Lab of the future on a biochip

A new type of tiny electronic biosensors has the potential to make DNA sequencing and other bio-chemical analysis quicker and cheaper. Zhen Zhang is exploring the advanced nanofabrication technology used in microelectronics to develop a lab-on-a-chip – a miniature laboratory capable of detecting low concentrations of ions in chemical and biological samples.

Zhen Zhang

Associate Professor of Physical Engineering

Wallenberg Academy Fellow 2015

Uppsala University

Research field:
Microelectronic biosensors for nanoscale biochemical analysis

On the bottom floor of the Ångström Laboratory in Uppsala there is a clean room, where Zhen Zhang and his research team fabricate their tiny electronic chips and sensors, visible only in a powerful microscope. The components are made of silicon, and are measured in nanometers. They are tailor-made to detect specific chemical ions or biological molecules. Zhang elaborates:

“The technology we’re using is really cool. We are targeting to make a large number of parallel analysis of different samples on the same chip – creating a miniaturized lab on a very small surface.”

Zhang is an associate professor of physical engineering, specializing in electronics. He began his academic journey in China – his home country – with a master’s degree in electronic ceramics at Shanghai Institute of Ceramics, Chinese Academy of Sciences. It was merely by chance that he ended up in Sweden.

“Semiconductors were very much the coming thing, and I wanted to learn more. I happened to meet a professor who recommended KTH Royal Institute of Technology, and in 2003 I came to Sweden to study semiconductors and microelectronics. It turned out to be the right decision.”

A few years later Zhang gained his PhD at KTH in Kista, Stockholm with a thesis on tiny transistors based on silicon nanowires. He then worked for five years at the IBM Research Center in New York.

“It’s a center of excellence in research on semiconductors, and I was working on the most advanced chip technology. I really enjoyed my time there, and built up a valuable network. My former colleagues are key collaborators in the work I’m now doing.”

Beautiful technology

In 2013 Zhen Zhang got the Ingvar Carlsson Award, and moved back to Sweden to pursue the next step in his research career at Uppsala University.

“With this beautiful semiconductor technology you can build billions of identical electronic components on a tiny chip. We can use it for many things, but I chose to study how we can create electronic biochips for different purposes, like monitoring water pollution in real time, for example.”

Unlike current biochip systems, which are usually optical-based, and require the support of costly laboratory equipment, Zhang’s biosensors are integrated with the electronics.

He explains that there are two major application domains for electronic sensors. One domain is the Internet of Things, which is a gigantic network of sensors. Here, there is enormous demand for low-price sensors that do not need to have top-class performance.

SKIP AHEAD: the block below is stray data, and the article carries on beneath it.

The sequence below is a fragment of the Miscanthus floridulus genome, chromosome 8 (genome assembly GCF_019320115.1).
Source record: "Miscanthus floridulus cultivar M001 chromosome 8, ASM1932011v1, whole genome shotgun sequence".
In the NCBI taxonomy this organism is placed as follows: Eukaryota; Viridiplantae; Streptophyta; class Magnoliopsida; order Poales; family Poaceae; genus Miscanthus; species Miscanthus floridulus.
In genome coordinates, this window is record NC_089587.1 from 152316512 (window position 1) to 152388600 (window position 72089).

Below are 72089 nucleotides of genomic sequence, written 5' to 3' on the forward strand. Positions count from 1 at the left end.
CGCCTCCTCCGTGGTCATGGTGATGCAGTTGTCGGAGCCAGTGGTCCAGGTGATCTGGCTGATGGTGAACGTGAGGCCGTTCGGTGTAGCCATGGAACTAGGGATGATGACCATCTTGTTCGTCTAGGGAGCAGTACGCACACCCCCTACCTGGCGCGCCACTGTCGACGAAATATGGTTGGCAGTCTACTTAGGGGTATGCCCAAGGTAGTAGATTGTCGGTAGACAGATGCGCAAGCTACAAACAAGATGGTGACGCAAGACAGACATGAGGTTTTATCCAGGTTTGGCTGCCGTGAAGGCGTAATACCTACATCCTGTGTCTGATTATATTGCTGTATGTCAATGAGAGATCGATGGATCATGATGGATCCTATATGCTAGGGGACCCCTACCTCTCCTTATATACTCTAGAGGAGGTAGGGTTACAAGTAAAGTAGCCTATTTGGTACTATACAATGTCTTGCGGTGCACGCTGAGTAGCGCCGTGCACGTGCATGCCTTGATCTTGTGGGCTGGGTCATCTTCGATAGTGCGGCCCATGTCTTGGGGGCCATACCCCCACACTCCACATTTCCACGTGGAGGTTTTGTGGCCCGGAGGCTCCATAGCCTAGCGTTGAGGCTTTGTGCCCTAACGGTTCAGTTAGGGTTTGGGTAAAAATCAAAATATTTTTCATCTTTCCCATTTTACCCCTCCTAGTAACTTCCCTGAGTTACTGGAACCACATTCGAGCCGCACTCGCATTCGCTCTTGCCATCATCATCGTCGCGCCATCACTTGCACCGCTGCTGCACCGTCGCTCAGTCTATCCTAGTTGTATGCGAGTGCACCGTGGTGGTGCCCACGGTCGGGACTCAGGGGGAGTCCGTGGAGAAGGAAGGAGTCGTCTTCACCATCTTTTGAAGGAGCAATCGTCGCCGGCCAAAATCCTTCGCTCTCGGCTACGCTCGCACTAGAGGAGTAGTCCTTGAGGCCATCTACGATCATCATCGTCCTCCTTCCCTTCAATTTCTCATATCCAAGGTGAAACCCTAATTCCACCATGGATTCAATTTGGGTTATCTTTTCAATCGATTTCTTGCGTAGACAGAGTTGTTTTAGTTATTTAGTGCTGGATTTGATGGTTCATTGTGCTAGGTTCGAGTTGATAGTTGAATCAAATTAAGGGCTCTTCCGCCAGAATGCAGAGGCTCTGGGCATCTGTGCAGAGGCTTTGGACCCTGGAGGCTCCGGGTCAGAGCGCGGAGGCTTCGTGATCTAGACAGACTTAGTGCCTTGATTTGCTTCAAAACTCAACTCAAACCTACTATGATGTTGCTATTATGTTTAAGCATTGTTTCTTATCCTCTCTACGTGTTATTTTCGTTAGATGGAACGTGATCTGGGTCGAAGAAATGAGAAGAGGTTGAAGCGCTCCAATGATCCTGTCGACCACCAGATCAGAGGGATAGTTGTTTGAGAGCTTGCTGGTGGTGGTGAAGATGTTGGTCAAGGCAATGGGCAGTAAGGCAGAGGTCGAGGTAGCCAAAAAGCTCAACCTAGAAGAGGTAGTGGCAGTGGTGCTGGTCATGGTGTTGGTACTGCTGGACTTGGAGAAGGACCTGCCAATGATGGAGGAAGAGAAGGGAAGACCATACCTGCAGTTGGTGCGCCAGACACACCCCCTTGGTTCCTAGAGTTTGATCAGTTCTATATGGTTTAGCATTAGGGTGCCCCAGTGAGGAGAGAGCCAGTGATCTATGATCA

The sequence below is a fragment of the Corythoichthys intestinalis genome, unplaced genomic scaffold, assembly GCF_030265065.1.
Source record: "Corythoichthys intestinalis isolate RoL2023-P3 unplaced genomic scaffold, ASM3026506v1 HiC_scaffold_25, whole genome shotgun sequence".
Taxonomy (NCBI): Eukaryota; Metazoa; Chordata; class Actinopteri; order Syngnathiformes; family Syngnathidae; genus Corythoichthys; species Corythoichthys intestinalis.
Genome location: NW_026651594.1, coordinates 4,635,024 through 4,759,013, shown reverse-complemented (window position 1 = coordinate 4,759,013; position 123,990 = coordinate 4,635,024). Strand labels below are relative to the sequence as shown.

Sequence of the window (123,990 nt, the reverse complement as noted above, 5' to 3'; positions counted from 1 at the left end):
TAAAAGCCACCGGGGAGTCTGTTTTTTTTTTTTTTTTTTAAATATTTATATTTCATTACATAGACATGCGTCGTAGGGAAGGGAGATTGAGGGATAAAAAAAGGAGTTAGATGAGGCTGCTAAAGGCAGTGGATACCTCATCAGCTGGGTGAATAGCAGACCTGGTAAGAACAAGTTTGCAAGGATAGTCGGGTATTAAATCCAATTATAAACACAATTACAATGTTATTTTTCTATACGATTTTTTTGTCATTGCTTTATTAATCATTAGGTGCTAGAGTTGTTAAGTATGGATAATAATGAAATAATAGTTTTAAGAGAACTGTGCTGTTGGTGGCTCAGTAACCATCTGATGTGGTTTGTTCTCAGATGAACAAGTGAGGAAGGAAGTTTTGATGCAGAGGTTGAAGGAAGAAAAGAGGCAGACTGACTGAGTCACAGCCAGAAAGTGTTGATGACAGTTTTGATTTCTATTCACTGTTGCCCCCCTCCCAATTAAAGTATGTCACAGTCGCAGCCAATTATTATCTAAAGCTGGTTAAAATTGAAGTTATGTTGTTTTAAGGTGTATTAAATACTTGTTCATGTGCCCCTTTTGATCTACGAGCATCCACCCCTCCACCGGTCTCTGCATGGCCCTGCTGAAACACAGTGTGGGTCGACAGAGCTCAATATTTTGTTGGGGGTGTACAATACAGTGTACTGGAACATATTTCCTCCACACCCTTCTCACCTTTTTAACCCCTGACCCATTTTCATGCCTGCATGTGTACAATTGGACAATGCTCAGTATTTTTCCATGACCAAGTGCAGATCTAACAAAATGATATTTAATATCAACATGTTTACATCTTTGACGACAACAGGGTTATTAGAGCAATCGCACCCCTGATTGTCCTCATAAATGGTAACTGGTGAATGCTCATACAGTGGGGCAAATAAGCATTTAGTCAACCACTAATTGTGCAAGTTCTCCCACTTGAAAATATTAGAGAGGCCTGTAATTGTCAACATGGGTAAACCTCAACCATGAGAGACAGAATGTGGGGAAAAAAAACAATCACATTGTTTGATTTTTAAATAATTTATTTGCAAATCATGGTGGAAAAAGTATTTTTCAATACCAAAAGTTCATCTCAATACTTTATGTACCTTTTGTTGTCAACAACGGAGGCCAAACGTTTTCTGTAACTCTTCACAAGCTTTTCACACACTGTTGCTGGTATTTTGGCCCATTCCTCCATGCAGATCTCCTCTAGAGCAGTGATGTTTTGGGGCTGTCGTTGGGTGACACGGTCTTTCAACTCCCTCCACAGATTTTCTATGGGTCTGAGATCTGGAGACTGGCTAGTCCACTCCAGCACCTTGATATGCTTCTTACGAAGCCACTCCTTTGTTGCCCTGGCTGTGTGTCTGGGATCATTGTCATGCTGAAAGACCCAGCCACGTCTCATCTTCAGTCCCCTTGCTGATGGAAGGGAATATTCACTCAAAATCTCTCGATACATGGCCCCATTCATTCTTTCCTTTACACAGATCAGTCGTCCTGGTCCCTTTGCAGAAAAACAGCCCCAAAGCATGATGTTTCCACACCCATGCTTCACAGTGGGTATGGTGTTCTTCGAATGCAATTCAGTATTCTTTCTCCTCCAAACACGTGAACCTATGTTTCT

­“The other application domain is precision medicine. Here, electronic sensors can be used to map a person’s DNA or detect biomarkers. Sensors can also be used in new “smart” diagnostic tools. But then they need to be high-performing, highly sensitive, and reliable.”

Zhang has received much help to develop his research in Sweden.

“Without the support of Shi-li Zhang, the chair professor on Solid State Electronics at Uppsala University, this project would have been impossible. We have built up an excellent lab. I have also been greatly supported by Professor Mikael Östling at KTH; we work closely together on another electronics project.”

Biosensor detects charges

In recent years Zhen Zhang has concentrated on developing the technology needed to build the biochips.

“The electronics are all in place and work really well now. We have made nanowire transistors and very small sensors in the new lab. Now we are testing to see how they can detect DNA molecules. We’re also trying to find ways to detect heavy metals and antibiotic residues in aquatic environments.”

With the support of a grant from the Knut and Alice Wallenberg Foundation, the research team will make an in-depth study of the interface interactions between the electronics and the liquid sample to be analyzed. In the world of electronics, they are dealing with charges, Zhang explains:

“We have an electronic component that can detect charge, which may be from different ions in the chemical or biological sample. We want to be able to distinguish between signals from different charged particles.”

Another problem to solve is the noise generated in the sensing experiments, which makes it harder to decode the signals.

“Signal divided by noise equals performance. We want to understand which processes produce the noise, and how we can reduce it. This will enable us to design high-performance biochips capable of analyzing low concentrations of ions.”

The project is interdisciplinary. As well as with KTH, Karolinska Institutet and IBM, Zhen Zhang is collaborating in various fields with universities in China, the U.S., Finland and other countries.

“The technology I am working on here at the Ångström Laboratory is like art. I want to see what kind of exciting applications this beautiful art will lead to. It’s challenging, but at the same time a lot of fun.”

“It is fantastic, and most of all, a wonderful acknowledgement of my research. The funding will enable me to establish our laboratory and build a research team to develop new advanced nanoscale biosensors.”

Text Susanne Rosén
Translation Maxwell Arding
Photo Magnus Bergström